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Generation Next: Kyra Edwards On Tackling Stereotypes And Changing The Face Of Rowing

BBC Sport's 'Generation Next' follows a group of inspirational young athletes, from a range of backgrounds and sports, as they bid to become our next sporting superstars. "Inspiring more people of colour to take up my sport would be a much greater and more significant achievement for me than winning Olympic gold, states Kyra Edwards. Sporting success is traditionally measured in medals - particularly by the British Rowing team who have topped the Olympic standings at the past three Games. However, 23-year-old Edwards is determined to leave what would be arguably an even greater legacy than those who made rowing one of Team GB's most decorated sports. Classmates who knew her at school will not be surprised to hear that she has such aspirations. They learned about her determination the hard way. "I was quite different to most girls in terms of how athletic, sporty and competitive I was, while my friends were more girly and into their hair, makeup and nails, recalls Edwards, who played football for Nottingham Forest's academy in her teens. "I was focused [on winning] and I remember my friends wouldn't speak to me for about a week once because I was getting way too into a game - fouling, hitting and getting really competitive. As a young teenager she learned to control that passion, but almost a decade on now wonders whether she was actually suppressing her "real self. "I was told a lot when I was younger that I should stop being so feisty and it was really hard for me to take in as I didn't know why someone would say that to me, she tells BBC Sport. "Looking back, a lot of the backlash I've experienced from being so aggressive has definitely come from the fact I'm a black woman. She draws parallels to the treatment Grand Slam tennis champion Serena Williams has endured throughout her illustrious career. "Serena is a huge role model and icon to me because she's unapologetically fiery, feisty, passionate, strong and powerful on the field and isn't off put by social media pushback against it, states Edwards. "It's so important to show that passion and fire can be imperative to any athlete's success and it's not something to shy away from.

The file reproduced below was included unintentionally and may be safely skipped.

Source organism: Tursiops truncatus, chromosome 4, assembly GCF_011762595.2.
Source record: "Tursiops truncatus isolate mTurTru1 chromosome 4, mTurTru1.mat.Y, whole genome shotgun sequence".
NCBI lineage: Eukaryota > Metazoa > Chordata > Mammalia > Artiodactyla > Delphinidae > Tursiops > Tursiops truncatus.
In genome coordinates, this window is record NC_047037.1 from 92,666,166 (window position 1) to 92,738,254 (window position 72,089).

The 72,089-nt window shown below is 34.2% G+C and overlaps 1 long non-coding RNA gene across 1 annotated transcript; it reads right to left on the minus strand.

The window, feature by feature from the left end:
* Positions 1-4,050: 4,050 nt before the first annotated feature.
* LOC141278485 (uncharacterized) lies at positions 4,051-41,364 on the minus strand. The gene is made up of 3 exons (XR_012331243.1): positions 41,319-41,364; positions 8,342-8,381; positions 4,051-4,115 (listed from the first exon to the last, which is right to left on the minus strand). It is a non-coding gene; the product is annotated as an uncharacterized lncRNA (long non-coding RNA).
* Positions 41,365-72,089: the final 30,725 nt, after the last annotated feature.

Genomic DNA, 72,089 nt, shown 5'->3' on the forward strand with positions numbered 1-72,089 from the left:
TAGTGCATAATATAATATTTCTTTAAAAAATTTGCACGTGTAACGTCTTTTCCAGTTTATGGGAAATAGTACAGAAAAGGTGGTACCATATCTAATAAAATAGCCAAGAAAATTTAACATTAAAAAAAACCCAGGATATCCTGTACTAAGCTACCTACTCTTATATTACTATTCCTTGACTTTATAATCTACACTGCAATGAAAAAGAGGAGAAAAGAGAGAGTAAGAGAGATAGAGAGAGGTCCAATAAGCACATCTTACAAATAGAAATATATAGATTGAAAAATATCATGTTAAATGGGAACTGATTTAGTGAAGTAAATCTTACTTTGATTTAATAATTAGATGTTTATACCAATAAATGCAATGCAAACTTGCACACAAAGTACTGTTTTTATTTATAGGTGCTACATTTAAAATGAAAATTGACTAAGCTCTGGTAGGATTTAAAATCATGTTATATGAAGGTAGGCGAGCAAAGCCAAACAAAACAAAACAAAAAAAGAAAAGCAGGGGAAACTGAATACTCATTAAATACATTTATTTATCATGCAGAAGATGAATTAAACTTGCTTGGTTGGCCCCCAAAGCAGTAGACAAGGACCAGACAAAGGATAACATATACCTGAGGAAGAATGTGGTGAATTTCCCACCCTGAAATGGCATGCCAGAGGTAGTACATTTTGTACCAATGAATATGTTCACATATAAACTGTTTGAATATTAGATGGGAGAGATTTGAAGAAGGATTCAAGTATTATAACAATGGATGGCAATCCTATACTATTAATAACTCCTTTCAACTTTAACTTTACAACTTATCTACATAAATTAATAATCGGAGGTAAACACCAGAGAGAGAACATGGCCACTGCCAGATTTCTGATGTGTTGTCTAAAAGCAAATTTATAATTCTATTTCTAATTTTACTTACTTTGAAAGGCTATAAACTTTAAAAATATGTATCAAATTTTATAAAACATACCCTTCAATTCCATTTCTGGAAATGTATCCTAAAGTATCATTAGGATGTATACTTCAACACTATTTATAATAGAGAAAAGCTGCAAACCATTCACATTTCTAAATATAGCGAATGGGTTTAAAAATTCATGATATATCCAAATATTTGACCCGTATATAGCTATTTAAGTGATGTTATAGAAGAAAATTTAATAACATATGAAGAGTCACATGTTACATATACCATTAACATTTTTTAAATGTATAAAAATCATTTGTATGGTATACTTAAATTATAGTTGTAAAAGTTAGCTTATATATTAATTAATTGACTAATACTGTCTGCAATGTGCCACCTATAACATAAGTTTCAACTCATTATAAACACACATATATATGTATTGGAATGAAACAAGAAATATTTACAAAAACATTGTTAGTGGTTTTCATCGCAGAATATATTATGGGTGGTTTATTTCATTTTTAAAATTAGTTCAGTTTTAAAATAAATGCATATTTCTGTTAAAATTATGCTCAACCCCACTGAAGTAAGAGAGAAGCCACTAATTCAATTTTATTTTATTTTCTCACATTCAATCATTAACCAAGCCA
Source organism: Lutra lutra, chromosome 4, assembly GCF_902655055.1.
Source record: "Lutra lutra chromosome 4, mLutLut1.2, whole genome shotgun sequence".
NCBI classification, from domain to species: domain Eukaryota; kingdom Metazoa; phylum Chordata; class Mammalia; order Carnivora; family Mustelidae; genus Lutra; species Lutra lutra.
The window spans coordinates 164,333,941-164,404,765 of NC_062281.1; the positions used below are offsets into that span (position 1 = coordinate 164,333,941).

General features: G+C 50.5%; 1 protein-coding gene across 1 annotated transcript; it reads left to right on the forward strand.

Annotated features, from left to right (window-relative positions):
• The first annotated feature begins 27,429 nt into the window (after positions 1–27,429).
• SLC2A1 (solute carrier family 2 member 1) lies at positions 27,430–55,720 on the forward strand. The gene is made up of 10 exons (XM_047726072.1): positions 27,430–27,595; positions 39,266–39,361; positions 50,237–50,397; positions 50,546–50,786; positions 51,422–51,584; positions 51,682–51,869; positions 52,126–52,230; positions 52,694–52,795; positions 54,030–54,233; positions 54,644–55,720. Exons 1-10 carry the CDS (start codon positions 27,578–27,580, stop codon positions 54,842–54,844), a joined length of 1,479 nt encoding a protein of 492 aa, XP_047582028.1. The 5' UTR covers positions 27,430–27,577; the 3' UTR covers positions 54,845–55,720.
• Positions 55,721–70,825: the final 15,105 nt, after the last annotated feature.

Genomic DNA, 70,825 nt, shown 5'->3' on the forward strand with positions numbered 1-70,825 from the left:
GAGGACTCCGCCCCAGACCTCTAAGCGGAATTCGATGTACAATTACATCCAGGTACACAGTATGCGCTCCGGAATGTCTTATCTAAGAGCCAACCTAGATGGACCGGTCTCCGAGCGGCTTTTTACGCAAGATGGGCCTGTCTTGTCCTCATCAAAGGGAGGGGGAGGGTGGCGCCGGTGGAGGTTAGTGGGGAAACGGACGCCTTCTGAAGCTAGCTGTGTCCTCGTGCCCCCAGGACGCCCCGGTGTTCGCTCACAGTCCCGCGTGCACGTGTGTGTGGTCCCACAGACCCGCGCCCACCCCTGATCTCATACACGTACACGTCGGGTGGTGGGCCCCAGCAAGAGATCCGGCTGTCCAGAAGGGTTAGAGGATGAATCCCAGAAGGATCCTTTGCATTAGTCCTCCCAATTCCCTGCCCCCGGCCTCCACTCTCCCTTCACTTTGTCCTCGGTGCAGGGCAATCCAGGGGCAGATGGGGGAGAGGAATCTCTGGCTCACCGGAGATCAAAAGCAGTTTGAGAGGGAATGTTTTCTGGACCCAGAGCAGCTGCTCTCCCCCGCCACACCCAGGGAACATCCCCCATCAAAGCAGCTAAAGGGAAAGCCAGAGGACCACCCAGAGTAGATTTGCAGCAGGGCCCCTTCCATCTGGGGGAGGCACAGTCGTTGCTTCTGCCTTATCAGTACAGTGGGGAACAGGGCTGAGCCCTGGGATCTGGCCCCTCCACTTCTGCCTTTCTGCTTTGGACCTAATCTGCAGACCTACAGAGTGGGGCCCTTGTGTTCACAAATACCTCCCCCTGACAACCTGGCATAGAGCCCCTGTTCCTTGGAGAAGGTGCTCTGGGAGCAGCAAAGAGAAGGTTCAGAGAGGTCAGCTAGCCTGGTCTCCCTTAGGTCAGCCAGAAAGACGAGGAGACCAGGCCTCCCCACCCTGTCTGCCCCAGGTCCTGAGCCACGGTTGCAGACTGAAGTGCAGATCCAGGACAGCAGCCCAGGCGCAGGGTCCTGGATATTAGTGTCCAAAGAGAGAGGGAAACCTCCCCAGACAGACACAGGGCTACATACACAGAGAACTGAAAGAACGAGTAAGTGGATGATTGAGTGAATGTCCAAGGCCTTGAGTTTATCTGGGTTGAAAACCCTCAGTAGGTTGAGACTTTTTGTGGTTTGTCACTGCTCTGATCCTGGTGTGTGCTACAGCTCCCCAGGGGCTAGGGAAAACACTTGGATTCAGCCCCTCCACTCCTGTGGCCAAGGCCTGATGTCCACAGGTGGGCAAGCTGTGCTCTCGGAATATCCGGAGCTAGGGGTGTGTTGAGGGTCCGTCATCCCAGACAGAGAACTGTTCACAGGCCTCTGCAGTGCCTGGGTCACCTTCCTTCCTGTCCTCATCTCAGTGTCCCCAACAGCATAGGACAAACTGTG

Edwards took up rowing after excelling at indoor interschool events across the Midlands and after competing for Britain as a junior, she secured a sports scholarship at the University of California in Los Angeles (UCLA). "I didn't put too much thought into being the only black person in the GB rowing team when I was a junior, but at uni there were more conversations about race, segregation and injustice and that's when I started to become more aware, she recalls. In the years since, Edwards has regularly spoken about her experiences to raise awareness and provoke change in an attempt to improve diversity in the sport. She understandably wants to be known for more than activism, though, and is keen to emphasise the mindset change she has brought to the women's rowing team since completing her statistics degree and returning to the UK in 2019. "I think traditionally GB rowing has been much more individualistic and it's worked with the results, but what I learned in the US was the importance of a strong team-dynamic, she says. "I'm at my proudest when I'm part of a team and it's really special to feel so empowered by the women around me and empower them at the same time. Edwards and fellow GB rower Saskia Budgett began dating while they were studying at UCLA and won Under-23 World Championship bronze together as part of the women's quadruple sculls in 2018. They are partners, team-mates but also technically rivals for a place in the senior British line-up at future Olympic Games - although they try not to see it that way. "Since we've been together, Saskia and I have always effectively competed against one another so that dynamic has been part of our relationship, says Edwards, who insists they ban any talk about rowing when they are at home together. "We don't talk about rivalries, we just both want the best for one another. "At UCLA I really felt like our relationship brought the team together and back in the GB rowing team everyone has been really chilled and supportive, which is great because I think sport is extremely important as a tool for social acceptance. The Tokyo Games are a potential target for Edwards, but she is expected to be a serious contender for Paris 2024. Should she compete in either then she would become Britain's first Olympic rower of black heritage. "What I'm doing, it's about more than just me, it's about the whole community that don't normally do rowing and don't really feel they belong in this space, she says. "There's something inside of me that says I can do this, I can inspire, be the best in the world and I have this immense drive to achieve that.

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